Their scientific names (Coleoptera, meaning "sheath-winged", and Coccinellidae, meaning "little red sphere") can be quite a mouthful, but by whatever name you call them, Ladybugs are well-known and well-loved all over the Earth. Nearly 400 species of Ladybug live in North America, and there are nearly 5,000 species worldwide. Also commonly known as the Lady Beetle or Ladybird Beetle, the name of these insects reflects the global admiration of mankind. None are much larger than a pencil-eraser (some are even smaller) and they come in a wide variety of colors, including red, orange, pink, yellow and black. They can have as many as 20 spots.....or no spots at all. They're also one of the few insects who hibernate during the winter months (called "over-wintering"), emerging in the spring to lay their eggs.
In the 1880s, California Citrus Growers were forced to put the Ladybug's legendary appetite to a crucial test: A destructive scale insect (imported from Australia) was killing large groves of lemon and orange trees. The orchard owners released thousands of Australian Ladybugs with the hopes that they would gain the upper hand. Within 2 years (and $1,500 worth of Ladybugs) the scale insect infestation was conquered and the trees began to bear fruit again.
The Ladybugs had singlehandedly saved an entire industry (worth half a billion dollars today). Since then, numerous species of Ladybugs have been "employed" around the world to help control and conquer outbreaks of crop-destroying pests. The Hippodamia Convergens (so-named due to the 2 converging white dashes on the black thorax portion of the beetle's body, just above the wing cases) is undoubtedly the "aphid-eating champ" of all the Ladybug species. For this reason, many orchard owners, plant nurseries, and farmers have used them for pest control since 1910. During certain months of the year, you can even purchase containers of these Ladybugs at your local garden centers (or online) for use in your own backyard. Of course, not all of them will stick close to home, but the ones that do will vigilantly remain on patrol for pests, and they take no prisoners!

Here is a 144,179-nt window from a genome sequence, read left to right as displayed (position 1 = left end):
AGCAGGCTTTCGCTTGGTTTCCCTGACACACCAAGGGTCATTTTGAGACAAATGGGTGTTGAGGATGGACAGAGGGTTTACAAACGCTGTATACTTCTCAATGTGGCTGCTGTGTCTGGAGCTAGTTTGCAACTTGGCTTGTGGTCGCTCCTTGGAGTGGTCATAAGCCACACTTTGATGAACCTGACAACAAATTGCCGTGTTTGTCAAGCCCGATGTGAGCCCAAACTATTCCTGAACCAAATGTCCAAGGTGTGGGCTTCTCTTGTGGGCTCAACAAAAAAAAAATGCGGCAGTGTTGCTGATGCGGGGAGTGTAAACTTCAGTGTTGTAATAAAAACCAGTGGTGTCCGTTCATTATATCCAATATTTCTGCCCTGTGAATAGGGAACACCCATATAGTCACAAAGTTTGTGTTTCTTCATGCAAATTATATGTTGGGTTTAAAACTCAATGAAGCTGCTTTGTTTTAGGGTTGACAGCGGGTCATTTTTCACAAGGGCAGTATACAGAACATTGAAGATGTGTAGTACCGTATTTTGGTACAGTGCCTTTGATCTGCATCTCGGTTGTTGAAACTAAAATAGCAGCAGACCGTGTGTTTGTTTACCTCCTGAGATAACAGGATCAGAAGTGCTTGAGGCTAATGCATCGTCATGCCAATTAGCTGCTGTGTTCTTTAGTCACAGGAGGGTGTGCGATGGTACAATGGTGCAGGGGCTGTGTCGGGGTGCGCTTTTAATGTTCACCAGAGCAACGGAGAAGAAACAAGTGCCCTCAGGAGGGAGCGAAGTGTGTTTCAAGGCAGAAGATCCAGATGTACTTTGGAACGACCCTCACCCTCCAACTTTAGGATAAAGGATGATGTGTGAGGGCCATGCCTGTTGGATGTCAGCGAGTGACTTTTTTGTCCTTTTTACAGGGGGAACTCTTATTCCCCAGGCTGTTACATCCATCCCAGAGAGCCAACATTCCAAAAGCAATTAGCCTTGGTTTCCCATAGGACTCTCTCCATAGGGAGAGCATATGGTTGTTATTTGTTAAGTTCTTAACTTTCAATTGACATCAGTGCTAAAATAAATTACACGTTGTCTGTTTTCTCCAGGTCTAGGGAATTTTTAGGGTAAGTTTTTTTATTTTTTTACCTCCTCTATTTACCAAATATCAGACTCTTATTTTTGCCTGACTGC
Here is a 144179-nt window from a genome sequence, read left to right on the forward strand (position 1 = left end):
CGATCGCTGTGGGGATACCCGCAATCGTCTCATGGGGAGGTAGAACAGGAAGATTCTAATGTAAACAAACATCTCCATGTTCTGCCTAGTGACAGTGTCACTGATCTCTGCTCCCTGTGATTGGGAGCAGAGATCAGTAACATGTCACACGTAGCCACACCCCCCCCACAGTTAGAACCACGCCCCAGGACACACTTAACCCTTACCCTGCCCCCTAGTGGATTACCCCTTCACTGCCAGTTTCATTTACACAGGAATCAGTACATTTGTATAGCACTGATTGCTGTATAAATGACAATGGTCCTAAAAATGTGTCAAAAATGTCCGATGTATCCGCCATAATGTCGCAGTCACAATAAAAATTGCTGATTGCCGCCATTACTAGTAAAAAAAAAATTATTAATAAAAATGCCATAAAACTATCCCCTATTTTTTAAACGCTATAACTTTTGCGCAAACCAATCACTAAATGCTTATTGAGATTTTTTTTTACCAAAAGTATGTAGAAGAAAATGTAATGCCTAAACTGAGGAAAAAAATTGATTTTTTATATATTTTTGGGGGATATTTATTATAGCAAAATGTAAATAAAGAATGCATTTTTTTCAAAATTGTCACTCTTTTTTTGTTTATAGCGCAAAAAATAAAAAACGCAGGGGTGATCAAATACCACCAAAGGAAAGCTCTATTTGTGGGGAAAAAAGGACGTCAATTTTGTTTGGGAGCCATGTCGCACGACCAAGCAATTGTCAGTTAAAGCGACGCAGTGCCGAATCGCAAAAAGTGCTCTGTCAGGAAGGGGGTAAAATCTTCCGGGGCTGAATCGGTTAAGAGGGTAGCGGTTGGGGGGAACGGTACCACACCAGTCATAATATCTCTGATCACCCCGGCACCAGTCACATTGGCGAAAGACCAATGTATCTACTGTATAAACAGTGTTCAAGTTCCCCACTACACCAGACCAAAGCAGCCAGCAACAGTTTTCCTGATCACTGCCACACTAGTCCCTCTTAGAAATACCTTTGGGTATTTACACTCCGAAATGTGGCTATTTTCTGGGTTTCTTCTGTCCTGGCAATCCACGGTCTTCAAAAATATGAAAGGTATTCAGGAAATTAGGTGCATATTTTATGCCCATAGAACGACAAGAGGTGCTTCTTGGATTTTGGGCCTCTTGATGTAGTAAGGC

Nearly ALL cultures believe that a Ladybug is lucky.
Killing one is said to bring sadness and misfortune.
In France, if a Ladybug landed on you, whatever ailment
you had would fly away with the Ladybug.
If a Ladybug is held in the hand while making a wish,
the direction that it flies away to shows where
your luck will come from.
If the spots on the wings of a Ladybug are more than seven,
it's a sign of coming famine. If less than seven, it means
you will have a good harvest.
In Belgium, people believed that if a Ladybug crawled across
a young girl's hand, she would be married within a year.
People in Switzerland told their young children
that they were brought to them, as babies, by Ladybugs.
(...and we thought Storks did that)!
In some Asian cultures, it is believed that the Ladybug understands
human language, and has been blessed by God, Himself.
In Brussels, the black spots on the back of a Ladybug indicate to the
person holding it how many children he/she will have.
According to a Norse legend, the Ladybug came to earth
riding on a bolt of lightning.
The Victorians in Britain believed that if a Ladybug alighted on your
hand, you would be receiving new gloves.....if it landed on your head,
a new hat would be in your future, and so on.
In the 1800's, some doctors used Ladybugs to treat measles! They
also believed that if you mashed ladybugs and put them
into a cavity, the insects would stop a toothache!
During the Pioneer days, if a family found a Ladybug in their log cabin
during the winter, it was considered a "Good Omen".
In the Spring, if numerous Ladybugs are seen flying around,
British farmers say it forecasts many bountiful crops.
Many Bretons believe that the arrival of Ladybugs will bring fair weather.
Folklore suggests if you catch a Ladybug in your home, count the number
of spots and that's how many dollars you'll soon find.
In Norway, if a man and a woman spot a Ladybug at the same time,
there will be a romance between them.